The common issues with all these frequently used methodologies are their limitation to quantify the bolt tension only during the assembly, measurement capability for a single bolt at a time, relatively high cost and frequent calibration requirement. However, critical bolts should be monitored real-time and single bolt measurement at a time is a significant limitation for large structures with high number of bolts. Response analysis of induced vibrations may be used to characterize the general state of bolted joints. For instance, statistical manipulation can be employed to obtain changes in the vibration signals due to bolt preload variation [9,10]. Recently, signal processing algorithms based on empirical mode decomposition (EMD) have been used to detect changes in vibration signals produced by impact hammers [11]. This method was also validated empirically and by Finite Element Analysis (FEM). Vibration can be used to monitor common problems such as stability or resistance in a structure, but identifying the location of the problem is a fairly difficult task. Local approaches such as monitoring the tension of individual fasteners can be employed [1215]. The deformations on the fastener were measured by using automatic digital image correlation (ADIC) [12]. Also, piezoelectric sensors were installed in fasteners to sense changes in the electromechanical impedance of the bolts [15]. Guided ultrasonic waves were also used to measure bolt tension. Modulation in Lamb waves due to loosened bolts was used to calculate a joint damage index [13]. Transformation between the wave modes due to stress was exploited by [14] with the purpose of calculating stress levels, tension and CF in the threaded joints. These methodologies often require a direct contact with each bolt to be inspected. Furthermore, majority of the methods require either disassembly of the components or data collected during the installation in order to establish the tension levels.

In this study, we investigate the use of surface acoustic waves (SAW) to quantify bolt tension without contacting the bolt. The advantages of SAW as compared to other acoustic modes are that they propagate over long distances with little amplitude loss enabling large area inspection with minimal number of sensors reducing the cost and complexity [16]. Secondly, SAWs are capable of propagating through curves surfaces and to inaccessible locations, simplifying the design. Also, SAWs are sensitive to many different kinds of flaws. Here, real contact area (RAC), which grows with increased bolt tension, is quantified by its acoustic signature response to SAWs. RAC formed in-between the bolt head and the clamped elements were imaged using a synthetic phase array. SAWs are generated and sensed by off-the shelf bulk piezoelectric transducers connected to a custom-designed ultrasonic wedge. In this paper, we first describe the methodology developed to quantify bolt tension. We, then, discuss the design of experiments including the experimental setup. Finally, we present and discuss the experimental results obtained with the synthetic phased array surface acoustic wave sensor.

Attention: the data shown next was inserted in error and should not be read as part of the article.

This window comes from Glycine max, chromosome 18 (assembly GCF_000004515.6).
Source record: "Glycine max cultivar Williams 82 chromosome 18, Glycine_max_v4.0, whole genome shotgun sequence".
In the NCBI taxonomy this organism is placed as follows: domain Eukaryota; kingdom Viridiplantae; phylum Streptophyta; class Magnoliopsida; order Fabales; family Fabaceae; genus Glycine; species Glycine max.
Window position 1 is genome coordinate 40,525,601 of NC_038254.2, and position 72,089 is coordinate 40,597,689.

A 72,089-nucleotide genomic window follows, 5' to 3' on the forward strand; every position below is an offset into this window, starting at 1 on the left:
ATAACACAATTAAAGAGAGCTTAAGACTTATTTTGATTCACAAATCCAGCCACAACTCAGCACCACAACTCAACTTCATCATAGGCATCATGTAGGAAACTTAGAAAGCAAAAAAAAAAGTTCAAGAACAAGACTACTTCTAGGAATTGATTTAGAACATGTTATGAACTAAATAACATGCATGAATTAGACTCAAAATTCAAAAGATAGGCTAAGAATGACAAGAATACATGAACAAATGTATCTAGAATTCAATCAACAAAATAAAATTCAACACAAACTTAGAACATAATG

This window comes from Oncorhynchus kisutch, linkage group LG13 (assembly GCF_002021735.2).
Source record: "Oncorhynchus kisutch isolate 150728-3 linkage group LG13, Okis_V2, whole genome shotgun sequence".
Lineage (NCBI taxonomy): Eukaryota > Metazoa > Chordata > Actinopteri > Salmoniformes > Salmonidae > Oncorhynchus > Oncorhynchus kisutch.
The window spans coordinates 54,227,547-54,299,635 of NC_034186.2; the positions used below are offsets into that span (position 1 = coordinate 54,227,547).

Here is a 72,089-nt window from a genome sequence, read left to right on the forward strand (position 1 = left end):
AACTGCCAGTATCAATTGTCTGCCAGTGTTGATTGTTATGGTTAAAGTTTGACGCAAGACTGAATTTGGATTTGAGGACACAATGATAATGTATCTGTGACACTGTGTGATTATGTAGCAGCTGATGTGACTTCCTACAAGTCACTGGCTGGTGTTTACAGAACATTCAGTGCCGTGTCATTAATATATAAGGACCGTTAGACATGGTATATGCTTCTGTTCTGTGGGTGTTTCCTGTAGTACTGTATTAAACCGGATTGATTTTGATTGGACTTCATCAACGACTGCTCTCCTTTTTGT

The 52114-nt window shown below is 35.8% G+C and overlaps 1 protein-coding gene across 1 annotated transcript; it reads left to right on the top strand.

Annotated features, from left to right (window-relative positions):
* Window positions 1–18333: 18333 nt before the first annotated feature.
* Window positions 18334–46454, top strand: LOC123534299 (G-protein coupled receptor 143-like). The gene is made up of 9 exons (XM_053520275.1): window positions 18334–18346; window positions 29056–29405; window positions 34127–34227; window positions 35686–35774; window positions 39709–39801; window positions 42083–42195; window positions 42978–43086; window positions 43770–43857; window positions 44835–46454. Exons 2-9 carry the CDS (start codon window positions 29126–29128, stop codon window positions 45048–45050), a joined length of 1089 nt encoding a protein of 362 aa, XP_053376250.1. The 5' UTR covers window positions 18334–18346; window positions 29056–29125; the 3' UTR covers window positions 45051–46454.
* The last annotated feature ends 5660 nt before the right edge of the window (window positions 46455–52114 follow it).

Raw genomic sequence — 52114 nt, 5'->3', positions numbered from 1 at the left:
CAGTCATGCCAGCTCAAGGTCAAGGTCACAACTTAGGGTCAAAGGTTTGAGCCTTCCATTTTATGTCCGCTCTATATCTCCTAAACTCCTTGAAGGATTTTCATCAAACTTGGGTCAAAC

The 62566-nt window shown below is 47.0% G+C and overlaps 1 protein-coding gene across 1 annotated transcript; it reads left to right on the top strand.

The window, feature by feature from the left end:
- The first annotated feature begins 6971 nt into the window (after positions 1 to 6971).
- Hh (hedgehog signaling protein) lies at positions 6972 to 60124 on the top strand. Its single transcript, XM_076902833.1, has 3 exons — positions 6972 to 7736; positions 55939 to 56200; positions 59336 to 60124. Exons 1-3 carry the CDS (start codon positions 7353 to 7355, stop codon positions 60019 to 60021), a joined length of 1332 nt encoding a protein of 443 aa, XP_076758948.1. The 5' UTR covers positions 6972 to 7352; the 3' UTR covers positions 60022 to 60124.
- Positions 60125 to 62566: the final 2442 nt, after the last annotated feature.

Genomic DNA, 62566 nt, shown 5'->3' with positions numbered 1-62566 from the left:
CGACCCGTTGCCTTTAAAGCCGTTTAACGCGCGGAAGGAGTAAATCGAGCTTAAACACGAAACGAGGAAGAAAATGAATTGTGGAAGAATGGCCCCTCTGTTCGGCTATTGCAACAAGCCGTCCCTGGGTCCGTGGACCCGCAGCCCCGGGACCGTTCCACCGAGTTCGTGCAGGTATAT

2. Methodology

The interaction of various acoustic wave modes with the boundaries of rough surfaces has been widely studied [1722]. SAWs interact with solid elements in the surface of the propagation medium [8]. The interaction (for instance with the bolted joint) takes place at the points where the propagation surface and the external body are directly in contact with each other, referred as points of real contact. As illustrated in the Figure 1(a), the points of real contact correspond to the tips of the surface peaks in both materials making direct contact with each other and this represent only a small portion of the entire apparent area of contact. Real area of contact (RAC) is the sum of all these individual contact points [2325].

It has been reported that the number and size of points of contacts increase with increasing tension in the bolt [24,25]. Figure 1(b) illustrates a schematic representation of the RAC growth due to increase in bolt tension. As can be observed from this figure, the higher the tension (signified with “arrow”), the larger the RAC between the plate and the washer (signified with the “donuts”). The RAC is, in fact, different from the apparent area of contact, but at high-tension levels the difference between those becomes minimized [24]. The saturation of the RAC at a specific preload level establishes the maximum tension level that should be applied to the bolt for optimal and safe operation. The way in which the RAC grows is of special interest for estimating the tension. As illustrated in Figure 1(b), the RAC grows from the center of the washer towards the washer perimeter. This behavior can be explained by analyzing the way the tension is applied to the bolt head. First, the preload transforms into a pulling force exerted to the head center. The surface peaks closer to the center are then affected more than the ones in the perimeter and therefore the expansion of the RAC can be predicted as propagating radially outward.